...the room is a visual conversation between Victorian industrial grunge and contemporary glamour that ends up finding its own kind of beauty. Walls are the original 120-year-old brick, complete with a rusted iron chimney plate, foundation posts and pipes; the table is an astonishingly elegant construction made of steel and mother- of-pearl. It cost $25,000 and seats 14, including a loveseat at either end that can fit two friends or one sprawling, portly CEO. The contemporary paintings and sculptures are for sale and there’s a well-stocked wine cabinet on one wall, perhaps as an homage to the traditional wine cellar.
Colborne Lane didn’t lose money during the recession, even as other high-end restaurants fell one by one; not even the private dining room, with its 500-pound art piece of a chandelier and $25,000 mother-of-pearl table, gathered dust. Since he opened Colborne Lane three years ago, Aprile has become known as one of the most relentlessly creative and driven Toronto chefs of his generation, second only to Susur Lee.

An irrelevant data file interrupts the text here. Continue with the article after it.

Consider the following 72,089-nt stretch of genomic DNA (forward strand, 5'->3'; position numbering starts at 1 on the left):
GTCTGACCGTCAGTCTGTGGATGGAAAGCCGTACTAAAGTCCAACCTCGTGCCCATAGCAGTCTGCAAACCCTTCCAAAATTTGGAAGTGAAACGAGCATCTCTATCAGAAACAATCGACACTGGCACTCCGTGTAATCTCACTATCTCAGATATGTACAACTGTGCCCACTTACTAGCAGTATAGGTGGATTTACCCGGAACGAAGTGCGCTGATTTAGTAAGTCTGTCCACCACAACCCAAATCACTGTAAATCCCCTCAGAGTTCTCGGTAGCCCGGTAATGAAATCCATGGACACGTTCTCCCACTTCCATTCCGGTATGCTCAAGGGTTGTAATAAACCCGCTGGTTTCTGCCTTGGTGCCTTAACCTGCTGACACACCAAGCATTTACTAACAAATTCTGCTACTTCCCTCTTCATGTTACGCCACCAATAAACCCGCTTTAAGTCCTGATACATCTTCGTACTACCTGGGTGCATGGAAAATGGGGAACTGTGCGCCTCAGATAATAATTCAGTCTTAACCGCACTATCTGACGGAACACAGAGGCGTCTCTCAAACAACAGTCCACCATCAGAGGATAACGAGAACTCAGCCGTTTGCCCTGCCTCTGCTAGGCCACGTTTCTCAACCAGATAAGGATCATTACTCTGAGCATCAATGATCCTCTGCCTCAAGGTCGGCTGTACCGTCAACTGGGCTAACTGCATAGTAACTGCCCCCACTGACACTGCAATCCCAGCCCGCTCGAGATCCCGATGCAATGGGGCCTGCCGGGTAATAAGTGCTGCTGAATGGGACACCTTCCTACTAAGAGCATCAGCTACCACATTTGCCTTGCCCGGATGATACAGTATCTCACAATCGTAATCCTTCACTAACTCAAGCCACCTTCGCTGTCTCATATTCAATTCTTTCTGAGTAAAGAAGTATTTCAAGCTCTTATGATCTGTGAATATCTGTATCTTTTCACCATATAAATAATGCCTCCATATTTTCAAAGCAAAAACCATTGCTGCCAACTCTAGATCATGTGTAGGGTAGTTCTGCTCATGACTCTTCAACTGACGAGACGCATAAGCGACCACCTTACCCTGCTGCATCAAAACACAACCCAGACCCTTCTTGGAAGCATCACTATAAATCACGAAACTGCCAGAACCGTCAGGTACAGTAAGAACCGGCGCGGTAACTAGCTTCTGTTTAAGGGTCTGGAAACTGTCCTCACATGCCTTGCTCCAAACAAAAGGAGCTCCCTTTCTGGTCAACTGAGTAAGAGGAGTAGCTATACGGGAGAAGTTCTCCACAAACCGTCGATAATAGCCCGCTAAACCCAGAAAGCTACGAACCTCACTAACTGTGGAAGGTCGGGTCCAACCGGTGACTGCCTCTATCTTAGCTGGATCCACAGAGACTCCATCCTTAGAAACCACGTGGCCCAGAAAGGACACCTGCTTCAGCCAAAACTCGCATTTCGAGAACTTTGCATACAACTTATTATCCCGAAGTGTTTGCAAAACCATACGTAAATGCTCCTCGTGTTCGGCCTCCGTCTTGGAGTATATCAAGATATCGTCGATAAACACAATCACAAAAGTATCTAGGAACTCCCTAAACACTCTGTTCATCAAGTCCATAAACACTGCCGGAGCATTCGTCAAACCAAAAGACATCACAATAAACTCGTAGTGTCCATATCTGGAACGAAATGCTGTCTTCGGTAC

Tucked away on a quiet street that bridges the Financial District and Old Town Toronto, Colborne Lane buzzes with energy from it’s chic dining room and busy kitchen.